Readers respond to column on `The Passion'

March 02, 2004|By Susan Reimer

RARELY IN the more than 10 years I have been writing this column has the response from readers been so swift, so emotional and so overwhelmingly negative as it was to the column I wrote last week on the new film, The Passion of the Christ.

In my capacity as a parent and family life columnist, I was asked to see the movie and comment on its suitability for children - especially given the fact that many teachers and pastors planned to take busloads of youngsters to see it.

I argued that the sustained violence in Mel Gibson's film, which I found harrowing, made it unsuitable viewing for children younger than 17. I went further, saying I couldn't recommend the movie to anyone, because I felt that the message of Christ's redemptive love was overwhelmed by the graphic violence done against him in The Passion.

Readers responded in such large numbers, I thought it appropriate to share some of their reactions. A sampling follows:

Michael Pilachowski wrote that it was a mistake to confuse this movie with entertainment. "It's not about being entertained, or even about Mel Gibson. It's about looking at the part of Jesus' life that we'd rather not see."

Adam Nettina, who identified himself as a 15-year-old high school student, wrote to say that I was "close-minded."

"You seem to fail to look outside your own political boundaries, citing that children shouldn't see this movie because of the gore and bloodshed. ... Yet in a society where we expose children to realistic war violence, drug content, and explicit sexual acts, it seems overwhelmingly hypocritical of you to protest."

Carolyn Williams wrote to say that all the articles that appeared in The Sun that day, including a movie review and a news story, suffered from an "anti-Christ bias."

"The motion picture is very graphic, but all of you missed the underlying message of redemption ... because of your contempt for religion, and Christianity in particular. What kind of film about Jesus the Christ would have been pleasing to you?"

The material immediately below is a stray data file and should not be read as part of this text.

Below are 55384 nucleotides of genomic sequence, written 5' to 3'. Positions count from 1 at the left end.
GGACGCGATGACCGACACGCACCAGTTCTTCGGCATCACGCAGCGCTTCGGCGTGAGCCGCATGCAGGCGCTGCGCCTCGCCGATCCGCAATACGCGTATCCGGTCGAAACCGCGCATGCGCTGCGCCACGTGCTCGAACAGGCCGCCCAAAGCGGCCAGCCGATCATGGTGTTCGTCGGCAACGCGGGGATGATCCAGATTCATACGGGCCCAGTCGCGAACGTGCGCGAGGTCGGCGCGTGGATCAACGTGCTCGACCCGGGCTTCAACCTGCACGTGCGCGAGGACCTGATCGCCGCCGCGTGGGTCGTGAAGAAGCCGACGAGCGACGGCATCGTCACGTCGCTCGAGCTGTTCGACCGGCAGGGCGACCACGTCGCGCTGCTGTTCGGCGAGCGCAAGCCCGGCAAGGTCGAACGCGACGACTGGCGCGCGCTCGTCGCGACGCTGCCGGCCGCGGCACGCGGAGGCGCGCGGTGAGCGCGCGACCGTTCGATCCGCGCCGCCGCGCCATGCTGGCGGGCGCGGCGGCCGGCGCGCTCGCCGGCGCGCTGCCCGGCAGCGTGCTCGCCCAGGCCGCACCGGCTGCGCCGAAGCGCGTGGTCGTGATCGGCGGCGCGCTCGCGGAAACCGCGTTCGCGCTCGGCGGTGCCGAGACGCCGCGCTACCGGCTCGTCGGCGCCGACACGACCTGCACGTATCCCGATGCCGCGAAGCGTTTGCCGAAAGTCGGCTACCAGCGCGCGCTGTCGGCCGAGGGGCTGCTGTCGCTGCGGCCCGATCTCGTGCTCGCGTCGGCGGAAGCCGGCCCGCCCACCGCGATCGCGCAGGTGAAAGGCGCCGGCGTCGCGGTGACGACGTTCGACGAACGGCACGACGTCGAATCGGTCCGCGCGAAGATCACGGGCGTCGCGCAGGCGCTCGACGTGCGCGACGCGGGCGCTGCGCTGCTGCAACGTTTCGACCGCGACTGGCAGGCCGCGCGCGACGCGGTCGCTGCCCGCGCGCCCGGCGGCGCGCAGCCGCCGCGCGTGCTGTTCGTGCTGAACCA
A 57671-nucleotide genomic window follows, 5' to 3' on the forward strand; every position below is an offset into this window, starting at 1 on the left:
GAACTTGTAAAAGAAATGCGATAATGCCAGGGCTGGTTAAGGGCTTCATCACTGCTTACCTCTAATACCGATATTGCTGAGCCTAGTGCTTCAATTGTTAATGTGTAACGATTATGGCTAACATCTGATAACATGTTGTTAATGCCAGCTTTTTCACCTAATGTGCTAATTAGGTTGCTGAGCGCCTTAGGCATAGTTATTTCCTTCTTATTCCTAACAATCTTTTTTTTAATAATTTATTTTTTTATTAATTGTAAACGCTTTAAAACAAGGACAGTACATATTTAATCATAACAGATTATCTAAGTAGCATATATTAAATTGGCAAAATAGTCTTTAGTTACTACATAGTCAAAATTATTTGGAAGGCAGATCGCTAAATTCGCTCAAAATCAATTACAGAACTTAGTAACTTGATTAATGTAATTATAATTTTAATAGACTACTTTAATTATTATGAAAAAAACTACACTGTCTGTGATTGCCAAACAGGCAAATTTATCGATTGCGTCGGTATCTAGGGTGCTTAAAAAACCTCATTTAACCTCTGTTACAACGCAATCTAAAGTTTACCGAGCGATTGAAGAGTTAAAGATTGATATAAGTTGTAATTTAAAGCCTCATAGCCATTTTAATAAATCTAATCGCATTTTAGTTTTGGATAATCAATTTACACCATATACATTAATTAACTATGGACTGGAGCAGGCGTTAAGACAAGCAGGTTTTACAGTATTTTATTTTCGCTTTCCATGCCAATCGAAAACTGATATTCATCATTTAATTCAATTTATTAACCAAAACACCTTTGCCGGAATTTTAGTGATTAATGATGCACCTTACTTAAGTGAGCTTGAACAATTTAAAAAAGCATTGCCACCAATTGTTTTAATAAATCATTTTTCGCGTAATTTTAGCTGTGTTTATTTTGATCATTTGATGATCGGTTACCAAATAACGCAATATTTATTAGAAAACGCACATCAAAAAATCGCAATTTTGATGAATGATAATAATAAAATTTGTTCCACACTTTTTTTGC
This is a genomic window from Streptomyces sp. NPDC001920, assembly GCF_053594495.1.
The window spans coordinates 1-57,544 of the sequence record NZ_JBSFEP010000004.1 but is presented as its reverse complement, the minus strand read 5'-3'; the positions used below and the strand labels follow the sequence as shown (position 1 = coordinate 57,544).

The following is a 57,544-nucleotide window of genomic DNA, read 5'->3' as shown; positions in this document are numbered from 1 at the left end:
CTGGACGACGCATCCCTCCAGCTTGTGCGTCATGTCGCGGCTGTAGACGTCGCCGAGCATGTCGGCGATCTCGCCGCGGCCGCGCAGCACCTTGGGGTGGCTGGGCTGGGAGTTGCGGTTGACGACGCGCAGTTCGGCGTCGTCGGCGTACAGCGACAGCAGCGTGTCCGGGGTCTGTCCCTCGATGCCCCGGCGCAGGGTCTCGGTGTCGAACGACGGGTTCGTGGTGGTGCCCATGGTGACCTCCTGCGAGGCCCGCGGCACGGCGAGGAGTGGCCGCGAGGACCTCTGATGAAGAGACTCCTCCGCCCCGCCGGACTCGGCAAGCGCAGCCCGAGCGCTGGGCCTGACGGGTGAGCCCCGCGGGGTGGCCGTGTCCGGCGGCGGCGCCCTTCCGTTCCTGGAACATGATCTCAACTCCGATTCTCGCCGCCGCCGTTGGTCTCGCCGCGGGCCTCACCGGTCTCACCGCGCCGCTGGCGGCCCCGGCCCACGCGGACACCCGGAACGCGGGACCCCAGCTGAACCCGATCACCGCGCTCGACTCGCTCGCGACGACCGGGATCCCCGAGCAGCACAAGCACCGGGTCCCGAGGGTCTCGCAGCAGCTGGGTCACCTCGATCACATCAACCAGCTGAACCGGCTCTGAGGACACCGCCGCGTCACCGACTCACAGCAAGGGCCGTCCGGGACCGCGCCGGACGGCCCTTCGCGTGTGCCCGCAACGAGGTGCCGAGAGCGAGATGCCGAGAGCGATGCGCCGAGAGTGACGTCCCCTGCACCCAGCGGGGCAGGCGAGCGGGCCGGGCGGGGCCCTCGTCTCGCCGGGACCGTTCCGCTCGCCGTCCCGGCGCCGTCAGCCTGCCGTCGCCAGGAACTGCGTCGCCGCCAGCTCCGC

Jennifer Schuberth of Ellicott City wrote that she did not understand how a parent can explain the suffering in the world to children without teaching the crucifixion.

"Many children will not be able to deal with the violence of the movie, but some older teens would. How is it that no one writes articles warning children away from all the immorality and violence in most of the movies and television programs?"

Christian Beyer wrote that we have lived too long with a "Disneyesque" version of Jesus and his ministry.

"Yes, his message was about love. But a meaningful love, a love that allows one to suffer agony, humiliation and death for others. What Reimer appears to exalt are the mere platitudes of our time in which love is expressed mainly in words. Words that can, and are, taken back too easily. ... Just ask these same children she refers to. Odds are that their parents are not married to each other any longer."

G. Talbott wrote to say that the same objections - of unsuitable violence - should be lodged as well against Holocaust movies. "Come on and let us be fair and open-minded to the Christians of this world."

Ryan Adams wrote that the outcry against Gibson's movie can be traced to the anti-Christian bias in the entertainment industry. "The people who control the print and electronic media aren't Christians, either. That explains why some Jews are uncomfortable about this film."

And, Megan Lembach and Susan Galitzin wrote separately to say that they appreciated the debate the movie has stirred.

Galitzin said the movie was painful to watch, "but the film was never intended to portray the life of Jesus. Just his death."

And Lembach saw modern comparisons: "I have personally looked at this event as a very real lesson in human nature. Jesus arrives as a "King" on Palm Sunday and [then] is killed like the most horrendous killer" just a week later.

Finally, many of those who wrote concluded that the lessons of this movie were lost on me and all others who criticized it. That was perhaps best summed up by Schuberth, who wrote: "To those who understand, no explanation is necessary. To those who don't, no explanation is possible."

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